Lichen in Orbit

The Expose-R2 experment on the outside of the Zvezda module of the International Space Station (ISS). Credit: DLR

The Expose-R2 experment on the outside of the Zvezda module of the International Space Station (ISS). Credit: DLR

A new study shows that a large percentage of hardy lichens exposed to space conditions for one and a half years remain viable after returning to Earth. The lichen Xanthoria elegans was part of the lichen and fungi experiment (LIFE) on the International Space Station (ISS).

The lichen had been exposed before on previous experiments such as BIOPAN, but never for such a long period of time.

Expose facility. Credit: ESA

Expose facility. Credit: ESA

LIFE was attached to the exterior of the ISS for 1.5 years, exposing the organisms inside to the stresses of low Earth orbit, including ultraviolet irradiation, cosmic radiation and vacuum conditions. A subset of the lichen samples were also exposed to simulated Mars conditions by adding an analog Mars atmosphere and solar radiation filters to the experimental chambers.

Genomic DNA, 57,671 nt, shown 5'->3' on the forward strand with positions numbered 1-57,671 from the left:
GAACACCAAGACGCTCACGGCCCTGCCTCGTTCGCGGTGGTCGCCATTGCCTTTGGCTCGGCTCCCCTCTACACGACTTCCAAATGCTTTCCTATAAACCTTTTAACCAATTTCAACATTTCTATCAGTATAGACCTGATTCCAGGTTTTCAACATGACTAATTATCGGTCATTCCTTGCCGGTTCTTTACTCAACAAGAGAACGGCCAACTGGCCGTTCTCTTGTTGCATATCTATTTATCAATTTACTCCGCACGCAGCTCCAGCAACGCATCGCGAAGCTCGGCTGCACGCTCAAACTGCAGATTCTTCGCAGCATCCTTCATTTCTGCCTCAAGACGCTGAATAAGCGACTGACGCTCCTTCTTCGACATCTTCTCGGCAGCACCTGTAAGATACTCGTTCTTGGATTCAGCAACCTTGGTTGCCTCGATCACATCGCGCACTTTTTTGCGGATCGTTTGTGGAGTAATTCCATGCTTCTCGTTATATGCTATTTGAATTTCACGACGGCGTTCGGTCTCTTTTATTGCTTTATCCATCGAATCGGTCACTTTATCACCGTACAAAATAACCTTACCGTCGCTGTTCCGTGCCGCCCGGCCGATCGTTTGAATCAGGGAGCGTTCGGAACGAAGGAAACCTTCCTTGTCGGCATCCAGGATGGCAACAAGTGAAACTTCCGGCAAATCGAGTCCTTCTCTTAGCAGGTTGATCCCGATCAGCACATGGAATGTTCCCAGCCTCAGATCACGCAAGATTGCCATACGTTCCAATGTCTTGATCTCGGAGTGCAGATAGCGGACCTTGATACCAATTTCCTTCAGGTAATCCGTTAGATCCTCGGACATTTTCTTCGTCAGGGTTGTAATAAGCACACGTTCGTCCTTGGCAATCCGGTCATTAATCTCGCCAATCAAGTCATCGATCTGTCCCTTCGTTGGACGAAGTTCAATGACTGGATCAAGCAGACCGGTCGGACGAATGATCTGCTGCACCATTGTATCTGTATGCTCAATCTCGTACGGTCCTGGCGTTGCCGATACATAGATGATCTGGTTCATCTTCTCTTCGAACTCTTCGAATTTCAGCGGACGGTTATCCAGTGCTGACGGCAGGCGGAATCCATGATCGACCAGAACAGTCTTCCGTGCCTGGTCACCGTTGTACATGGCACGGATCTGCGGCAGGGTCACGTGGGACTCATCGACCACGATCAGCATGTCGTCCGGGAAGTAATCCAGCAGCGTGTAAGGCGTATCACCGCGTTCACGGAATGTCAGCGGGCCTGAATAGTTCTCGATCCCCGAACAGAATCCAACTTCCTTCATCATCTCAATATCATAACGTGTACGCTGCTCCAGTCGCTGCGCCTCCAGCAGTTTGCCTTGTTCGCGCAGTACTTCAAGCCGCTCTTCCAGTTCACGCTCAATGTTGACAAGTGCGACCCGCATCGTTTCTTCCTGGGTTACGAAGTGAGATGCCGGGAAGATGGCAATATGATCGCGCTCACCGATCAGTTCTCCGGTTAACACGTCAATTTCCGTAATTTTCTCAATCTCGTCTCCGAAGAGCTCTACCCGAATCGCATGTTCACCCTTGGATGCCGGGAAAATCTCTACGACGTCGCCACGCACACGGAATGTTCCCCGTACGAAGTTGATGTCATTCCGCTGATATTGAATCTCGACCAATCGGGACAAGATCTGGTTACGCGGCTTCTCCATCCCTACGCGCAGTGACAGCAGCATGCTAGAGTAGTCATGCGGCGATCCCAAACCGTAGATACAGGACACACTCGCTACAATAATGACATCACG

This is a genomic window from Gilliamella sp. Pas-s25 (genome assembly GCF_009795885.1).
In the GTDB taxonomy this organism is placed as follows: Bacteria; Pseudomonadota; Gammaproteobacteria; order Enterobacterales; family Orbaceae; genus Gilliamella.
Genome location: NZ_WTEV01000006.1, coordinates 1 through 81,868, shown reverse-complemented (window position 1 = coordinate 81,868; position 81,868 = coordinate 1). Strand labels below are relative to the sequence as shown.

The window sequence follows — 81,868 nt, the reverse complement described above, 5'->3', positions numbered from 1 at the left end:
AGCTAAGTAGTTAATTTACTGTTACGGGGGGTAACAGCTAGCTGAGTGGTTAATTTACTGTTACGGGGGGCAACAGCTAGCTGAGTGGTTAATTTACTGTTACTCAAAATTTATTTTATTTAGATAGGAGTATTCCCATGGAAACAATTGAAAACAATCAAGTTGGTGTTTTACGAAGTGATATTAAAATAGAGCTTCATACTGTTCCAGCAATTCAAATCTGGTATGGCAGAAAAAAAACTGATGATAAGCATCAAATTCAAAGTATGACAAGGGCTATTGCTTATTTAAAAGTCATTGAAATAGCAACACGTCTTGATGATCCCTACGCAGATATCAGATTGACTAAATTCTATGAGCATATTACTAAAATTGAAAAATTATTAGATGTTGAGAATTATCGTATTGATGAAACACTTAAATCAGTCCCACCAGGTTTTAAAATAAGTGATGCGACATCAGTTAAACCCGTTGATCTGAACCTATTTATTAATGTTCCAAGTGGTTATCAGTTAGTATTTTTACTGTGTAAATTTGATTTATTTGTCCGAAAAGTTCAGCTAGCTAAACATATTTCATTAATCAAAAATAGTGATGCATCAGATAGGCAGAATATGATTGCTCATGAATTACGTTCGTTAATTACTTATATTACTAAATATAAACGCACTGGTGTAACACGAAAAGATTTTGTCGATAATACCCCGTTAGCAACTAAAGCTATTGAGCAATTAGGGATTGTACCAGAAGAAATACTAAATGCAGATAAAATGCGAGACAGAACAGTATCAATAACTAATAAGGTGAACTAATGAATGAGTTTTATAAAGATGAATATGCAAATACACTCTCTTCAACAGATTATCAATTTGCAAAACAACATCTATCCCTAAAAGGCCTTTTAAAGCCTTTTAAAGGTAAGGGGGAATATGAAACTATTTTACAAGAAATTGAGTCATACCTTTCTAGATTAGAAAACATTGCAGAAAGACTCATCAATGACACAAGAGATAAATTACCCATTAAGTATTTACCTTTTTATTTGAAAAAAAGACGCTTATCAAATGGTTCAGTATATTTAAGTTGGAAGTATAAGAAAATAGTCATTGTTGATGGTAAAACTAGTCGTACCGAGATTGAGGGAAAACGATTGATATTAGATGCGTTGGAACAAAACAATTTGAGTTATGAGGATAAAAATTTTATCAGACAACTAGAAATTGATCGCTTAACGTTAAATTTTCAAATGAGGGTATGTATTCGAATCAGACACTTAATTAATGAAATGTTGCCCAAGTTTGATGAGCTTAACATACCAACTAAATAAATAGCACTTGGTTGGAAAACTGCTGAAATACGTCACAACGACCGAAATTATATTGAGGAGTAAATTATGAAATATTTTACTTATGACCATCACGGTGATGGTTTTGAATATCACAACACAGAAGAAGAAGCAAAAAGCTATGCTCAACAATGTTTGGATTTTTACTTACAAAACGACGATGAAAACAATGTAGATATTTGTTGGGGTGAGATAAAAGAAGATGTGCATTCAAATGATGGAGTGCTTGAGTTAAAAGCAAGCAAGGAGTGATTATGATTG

After their journey in space and return to the Earth surface, an impressive 71% of the lichen remained viable.

The study can help astrobiologists understand the mechanisms that living organisms might use to survive on planets other than Earth. These mechanisms provide clues about how life may have originated and evolved in the conditions present on locations like ancient Mars.

The research can also provide insight into a process known as lithopanspermia – the transfer of life from one celestial body to another inside rocks. For more information on this aspect of the LIFE experiment, see the video below from European Space Agency (ESA).


Small black rock-fungi and lichens on the way of Lithopanspermia. Credit: ESA (YouTube)